Robin's Nest Tearoom
Inside there are not that many tables and several had reserved signs on them. I heard a local say "the church hasn't come in yet", and I wondered if, being a Sunday, this is where the congregation came for post-worship coffee. The interior is traditional with pine furniture and local artwork on display. I overhead a conversation about a giant salmon that someone had caught in a nearby river. A poster on the wall stated that there was a £1950 jackpot in the Village Hall lotto.
I ordered the butternut squash soup which tasted sweet and delicious. No wonder this place is so popular when the food is this good- I was told I might have to share my table and all the customers were being given a time when they needed to vacate their table by. My coffee cake, decorated with coffee beans, was also superb.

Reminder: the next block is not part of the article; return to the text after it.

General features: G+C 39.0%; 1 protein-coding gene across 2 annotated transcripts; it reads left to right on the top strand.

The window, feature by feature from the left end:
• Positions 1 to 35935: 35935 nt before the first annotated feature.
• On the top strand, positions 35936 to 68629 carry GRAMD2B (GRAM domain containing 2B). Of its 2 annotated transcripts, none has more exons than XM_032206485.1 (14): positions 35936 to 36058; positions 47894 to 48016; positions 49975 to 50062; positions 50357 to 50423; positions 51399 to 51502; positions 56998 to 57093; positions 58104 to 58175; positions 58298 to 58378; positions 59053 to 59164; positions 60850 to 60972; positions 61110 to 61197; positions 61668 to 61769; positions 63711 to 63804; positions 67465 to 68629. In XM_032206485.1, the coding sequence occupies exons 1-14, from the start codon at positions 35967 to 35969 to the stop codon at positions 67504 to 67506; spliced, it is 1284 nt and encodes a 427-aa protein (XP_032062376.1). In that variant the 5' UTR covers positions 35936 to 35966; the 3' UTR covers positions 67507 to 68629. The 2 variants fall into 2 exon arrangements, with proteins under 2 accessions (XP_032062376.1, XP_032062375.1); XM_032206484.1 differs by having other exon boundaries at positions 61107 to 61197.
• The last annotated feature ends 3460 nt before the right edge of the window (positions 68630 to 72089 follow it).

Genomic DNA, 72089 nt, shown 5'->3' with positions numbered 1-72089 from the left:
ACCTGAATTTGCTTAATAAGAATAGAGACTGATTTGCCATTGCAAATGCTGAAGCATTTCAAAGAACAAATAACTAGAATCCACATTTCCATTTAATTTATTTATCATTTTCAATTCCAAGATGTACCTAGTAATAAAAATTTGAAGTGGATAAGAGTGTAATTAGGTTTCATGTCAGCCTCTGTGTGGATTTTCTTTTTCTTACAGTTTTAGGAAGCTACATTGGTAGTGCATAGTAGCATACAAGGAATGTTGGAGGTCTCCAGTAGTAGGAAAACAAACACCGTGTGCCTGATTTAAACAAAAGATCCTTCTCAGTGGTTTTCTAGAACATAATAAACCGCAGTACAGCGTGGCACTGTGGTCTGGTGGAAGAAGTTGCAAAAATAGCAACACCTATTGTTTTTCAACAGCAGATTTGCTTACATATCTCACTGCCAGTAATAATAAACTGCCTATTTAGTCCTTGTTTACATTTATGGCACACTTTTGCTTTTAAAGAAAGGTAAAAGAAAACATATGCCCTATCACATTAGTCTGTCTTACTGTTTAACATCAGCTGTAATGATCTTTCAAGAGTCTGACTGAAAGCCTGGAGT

A Walk Around Taynuilt
Although a small village Taynuilt has a good selection of shops, including a Post Office, butcher, grocer and hairdresser. It doesn't take long to see everything, but it is very pleasant to stroll and there is a photogenic garden next to the red phone box.
How to Get to Bonawe Iron Furnace
It is just under one mile from Taynuilt station to Bonawe Iron Furnace, about 7 minutes on a bicycle or a 20 minute walk. The route is mainly on a very quiet B-road where you are unlikely to be troubled by vehicles.
Exploring Bonawe Iron Furnace
What surprised me about the site is how extensive it is. I had imagined just one building with the remnants of a furnace inside, but there are multiple buildings that are spread over an area that requires a decent amount of walking to cover. Two of the largest buildings were used to store charcoal. They are enormous inside, giving a good impression of the massive quantity of charcoal that was required to make iron.